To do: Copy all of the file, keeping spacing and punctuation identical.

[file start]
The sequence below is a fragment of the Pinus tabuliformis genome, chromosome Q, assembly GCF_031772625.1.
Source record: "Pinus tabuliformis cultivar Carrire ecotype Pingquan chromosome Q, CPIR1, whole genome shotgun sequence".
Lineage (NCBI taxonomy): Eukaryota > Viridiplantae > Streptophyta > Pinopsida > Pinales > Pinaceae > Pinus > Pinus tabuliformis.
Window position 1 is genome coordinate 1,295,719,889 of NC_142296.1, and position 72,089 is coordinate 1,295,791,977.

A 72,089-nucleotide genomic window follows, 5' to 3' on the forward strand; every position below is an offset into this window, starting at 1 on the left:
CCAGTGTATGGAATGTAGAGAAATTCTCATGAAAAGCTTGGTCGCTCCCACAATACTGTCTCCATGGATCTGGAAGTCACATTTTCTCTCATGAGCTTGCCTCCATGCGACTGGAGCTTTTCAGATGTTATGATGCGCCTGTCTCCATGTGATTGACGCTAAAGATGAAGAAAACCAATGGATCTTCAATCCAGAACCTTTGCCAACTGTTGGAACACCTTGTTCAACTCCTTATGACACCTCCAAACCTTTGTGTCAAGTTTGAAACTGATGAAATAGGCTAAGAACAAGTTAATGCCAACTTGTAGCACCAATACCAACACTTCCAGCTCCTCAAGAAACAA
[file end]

The sequence below is a fragment of the Pinus tabuliformis genome, chromosome Q, assembly GCF_031772625.1.
Source record: "Pinus tabuliformis cultivar Carrire ecotype Pingquan chromosome Q, CPIR1, whole genome shotgun sequence".
Lineage (NCBI taxonomy): Eukaryota > Viridiplantae > Streptophyta > Pinopsida > Pinales > Pinaceae > Pinus > Pinus tabuliformis.
Window position 1 is genome coordinate 1,295,719,889 of NC_142296.1, and position 72,089 is coordinate 1,295,791,977.

A 72,089-nucleotide genomic window follows, 5' to 3' on the forward strand; every position below is an offset into this window, starting at 1 on the left:
CCAGTGTATGGAATGTAGAGAAATTCTCATGAAAAGCTTGGTCGCTCCCACAATACTGTCTCCATGGATCTGGAAGTCACATTTTCTCTCATGAGCTTGCCTCCATGCGACTGGAGCTTTTCAGATGTTATGATGCGCCTGTCTCCATGTGATTGACGCTAAAGATGAAGAAAACCAATGGATCTTCAATCCAGAACCTTTGCCAACTGTTGGAACACCTTGTTCAACTCCTTATGACACCTCCAAACCTTTGTGTCAAGTTTGAAACTGATGAAATAGGCTAAGAACAAGTTAATGCCAACTTGTAGCACCAATACCAACACTTCCAGCTCCTCAAGAAACAA